Our data demonstrate the integration of augmented spontaneous breathing in the ventilation management of severe ARDS patients [26, 27] without a consequent increase in tidal volume or in the demand for sedative agents. We hypothesize that avECCO2-R might allow an easy ‘switch’ from controlled low VT-ventilation to augmented spontaneous breathing with minimal patient-ventilator asynchrony. Although we did not formally assess ineffective breathing or other signs of asynchrony, we demonstrated that the respiratory rate was not different between the groups, whereas the demand for sedation was significantly lower in the avECCO2-R group. A reduction of the hypercapnia likely resulted in decreased respiratory drive as shown by Karagiannidis and coworkers [28] using neurally adjusted ventilatory assist (NAVA).

In the present study, avECCO2-R required higher fractional inspiratory oxygen concentration to maintain adequate oxygenation, while both patient groups were treated with the same high PEEP management. There are two possible mechanisms to explain this finding. The first is a decrease in alveolar ventilation due to the removal of CO2 by the extracorporeal circuit [19], and the second mechanism relates to potential de-recruitment of the lung as demonstrated by Dembinski et al. [29] in a lung lavage animal model (VT 3 ml/kg and avECCO2-R). However, in this study the authors used a relatively low PEEP level (5 cmH2O), where we used a ‘high PEEP strategy’. Such a finding is of clinical relevance when considering extracorporeal CO2-elimination as an adjunct measure for lung protective ventilation [30] with very low VT [31]. A ‘safe border’ of VT to derecruitment is not known.

On the other hand use of very small VT’s might reduce VILI. Using an experimental model, Frank et al. [21] demonstrated that a reduction in VT from 6 to 3 ml/kg led to a further reduction of epithelial and endothelial injury (extravascular lung water, alveolar epithelial type I cell antigen [RT 140]) in acid-injured rat lungs. In line with these experimental findings we found that ventilation with very low VT reduced serum levels of the proinflammatory cytokine IL-6 compared with ‘normal’ protective VT.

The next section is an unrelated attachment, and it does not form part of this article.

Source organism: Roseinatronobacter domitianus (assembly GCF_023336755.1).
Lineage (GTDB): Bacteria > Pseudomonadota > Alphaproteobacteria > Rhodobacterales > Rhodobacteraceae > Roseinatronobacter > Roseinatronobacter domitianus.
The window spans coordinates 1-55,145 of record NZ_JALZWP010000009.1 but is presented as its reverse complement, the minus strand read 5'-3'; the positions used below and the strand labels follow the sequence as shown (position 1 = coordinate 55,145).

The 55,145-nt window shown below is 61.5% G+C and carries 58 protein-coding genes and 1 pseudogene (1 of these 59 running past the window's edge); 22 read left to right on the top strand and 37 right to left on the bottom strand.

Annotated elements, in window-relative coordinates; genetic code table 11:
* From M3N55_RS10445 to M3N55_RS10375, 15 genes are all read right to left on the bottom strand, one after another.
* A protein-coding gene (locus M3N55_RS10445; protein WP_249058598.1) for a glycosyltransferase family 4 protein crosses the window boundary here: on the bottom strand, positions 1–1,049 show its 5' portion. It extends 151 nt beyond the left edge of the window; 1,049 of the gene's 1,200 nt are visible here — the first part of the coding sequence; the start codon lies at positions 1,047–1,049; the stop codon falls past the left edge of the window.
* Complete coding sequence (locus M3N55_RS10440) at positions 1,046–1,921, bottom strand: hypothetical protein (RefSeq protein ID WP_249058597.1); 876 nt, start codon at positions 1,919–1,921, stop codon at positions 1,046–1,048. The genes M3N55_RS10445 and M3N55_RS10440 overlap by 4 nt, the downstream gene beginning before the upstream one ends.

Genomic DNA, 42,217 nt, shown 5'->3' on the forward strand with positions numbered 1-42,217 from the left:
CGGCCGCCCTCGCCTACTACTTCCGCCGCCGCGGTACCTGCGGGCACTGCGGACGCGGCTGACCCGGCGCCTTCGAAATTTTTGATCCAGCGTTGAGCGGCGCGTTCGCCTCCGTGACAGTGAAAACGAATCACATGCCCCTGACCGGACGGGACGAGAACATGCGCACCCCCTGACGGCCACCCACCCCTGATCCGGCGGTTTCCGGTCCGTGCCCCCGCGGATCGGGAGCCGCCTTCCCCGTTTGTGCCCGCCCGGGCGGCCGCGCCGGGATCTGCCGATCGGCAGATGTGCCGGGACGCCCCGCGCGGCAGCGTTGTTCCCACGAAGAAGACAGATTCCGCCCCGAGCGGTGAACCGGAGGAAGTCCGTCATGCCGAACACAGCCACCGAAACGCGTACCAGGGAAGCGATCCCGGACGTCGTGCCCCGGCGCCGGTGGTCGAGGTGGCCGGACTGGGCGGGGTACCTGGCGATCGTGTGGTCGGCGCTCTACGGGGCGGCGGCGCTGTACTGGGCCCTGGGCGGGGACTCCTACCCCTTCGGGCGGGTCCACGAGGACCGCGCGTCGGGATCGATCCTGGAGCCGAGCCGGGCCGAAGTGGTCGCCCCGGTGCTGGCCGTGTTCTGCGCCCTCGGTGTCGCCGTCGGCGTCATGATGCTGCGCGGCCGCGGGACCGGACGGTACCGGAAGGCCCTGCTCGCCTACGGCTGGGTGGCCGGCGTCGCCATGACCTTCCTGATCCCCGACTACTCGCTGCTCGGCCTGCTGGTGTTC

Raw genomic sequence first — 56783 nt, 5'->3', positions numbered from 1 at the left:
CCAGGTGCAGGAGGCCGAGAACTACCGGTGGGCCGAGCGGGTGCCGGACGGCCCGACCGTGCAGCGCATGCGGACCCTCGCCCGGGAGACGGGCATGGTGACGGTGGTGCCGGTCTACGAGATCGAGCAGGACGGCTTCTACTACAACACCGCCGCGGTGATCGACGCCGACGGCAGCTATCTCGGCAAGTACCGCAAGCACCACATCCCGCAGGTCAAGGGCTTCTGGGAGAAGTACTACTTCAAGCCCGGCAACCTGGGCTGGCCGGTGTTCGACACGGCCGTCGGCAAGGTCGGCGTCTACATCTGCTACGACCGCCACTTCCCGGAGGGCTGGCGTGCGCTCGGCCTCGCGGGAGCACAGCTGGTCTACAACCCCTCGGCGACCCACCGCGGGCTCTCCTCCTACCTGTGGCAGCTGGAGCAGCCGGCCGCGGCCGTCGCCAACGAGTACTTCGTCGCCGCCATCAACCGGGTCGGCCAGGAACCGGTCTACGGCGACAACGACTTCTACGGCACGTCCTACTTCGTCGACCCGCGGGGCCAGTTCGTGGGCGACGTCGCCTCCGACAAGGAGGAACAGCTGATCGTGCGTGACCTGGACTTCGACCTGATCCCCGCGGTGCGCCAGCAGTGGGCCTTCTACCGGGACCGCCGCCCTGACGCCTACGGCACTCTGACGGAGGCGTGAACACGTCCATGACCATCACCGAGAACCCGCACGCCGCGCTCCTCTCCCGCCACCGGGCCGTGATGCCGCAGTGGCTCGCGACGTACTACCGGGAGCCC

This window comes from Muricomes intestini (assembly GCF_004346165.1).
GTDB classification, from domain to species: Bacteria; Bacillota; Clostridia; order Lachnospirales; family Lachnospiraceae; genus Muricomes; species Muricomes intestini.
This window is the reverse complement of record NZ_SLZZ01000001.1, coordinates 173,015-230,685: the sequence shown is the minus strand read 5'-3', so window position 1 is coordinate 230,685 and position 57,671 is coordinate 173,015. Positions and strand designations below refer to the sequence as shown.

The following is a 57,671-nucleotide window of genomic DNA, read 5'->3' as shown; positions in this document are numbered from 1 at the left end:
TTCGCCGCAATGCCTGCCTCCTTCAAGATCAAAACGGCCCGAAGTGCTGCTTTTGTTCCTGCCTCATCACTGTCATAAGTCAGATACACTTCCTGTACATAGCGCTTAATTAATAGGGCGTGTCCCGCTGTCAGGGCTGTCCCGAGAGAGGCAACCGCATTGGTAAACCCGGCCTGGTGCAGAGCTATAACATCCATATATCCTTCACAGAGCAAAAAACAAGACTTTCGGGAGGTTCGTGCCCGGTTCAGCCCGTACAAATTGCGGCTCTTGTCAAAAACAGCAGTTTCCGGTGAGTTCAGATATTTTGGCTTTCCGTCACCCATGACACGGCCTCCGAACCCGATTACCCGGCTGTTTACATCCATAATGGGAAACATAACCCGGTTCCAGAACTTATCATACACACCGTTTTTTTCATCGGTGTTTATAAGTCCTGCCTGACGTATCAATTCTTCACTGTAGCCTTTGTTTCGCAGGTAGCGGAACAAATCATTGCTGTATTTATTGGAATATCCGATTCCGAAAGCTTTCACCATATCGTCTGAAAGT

In recent years, techniques of extracorporeal lung support have become easier to use, with smaller devices and greater efficacy. There is evidence that this has led to a reduction in the rate of severe complications [32]. In the present study only moderate complications attributable to avECCO2-R occurred in three patients (7.5 %), and none led to permanent impairment. This complication rate is down from 24 and 12 % [10, 15], likely related to the use of a screening algorithm, careful evaluation, new material and a modified insertion technique [15].

In summary, we demonstrate that the use of very low tidal volume (≈3 ml/kg PBW) combined with extracorporeal elimination of carbon dioxide is feasible without major side effects and might be beneficial in the treatment of patients with severe ARDS. The integration of augmented spontaneous breathing might be easier and more comfortable with extracorporeal CO2-removal, and a reduced demand for sedative and analgesic medication could be advantageous. Future studies are required to determine whether ‘ultraprotective’ ventilation will improve survival in patients suffering from severe ARDS.


T. Bein and S. Weber-Carstens contributed equally to the work.

This article is discussed in the editorial available at doi:10.1007/s00134-012-2805-8.

We are grateful to the Members of the Data Safety Monitoring Board, Konrad Falke, Berlin, Germany, and Peter Suter, Geneva, Switzerland. This study was supported by a grant from Novalung, Heilbronn, Germany.

Conflicts of interest

T. Bein and A. Slutsky are consults for Novalung and received honoraria. A. Slutsky is also a consultant to Maquet Medical. The other authors declare no conflicts of interest.

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[Figure ID: Fig1]
Fig. 1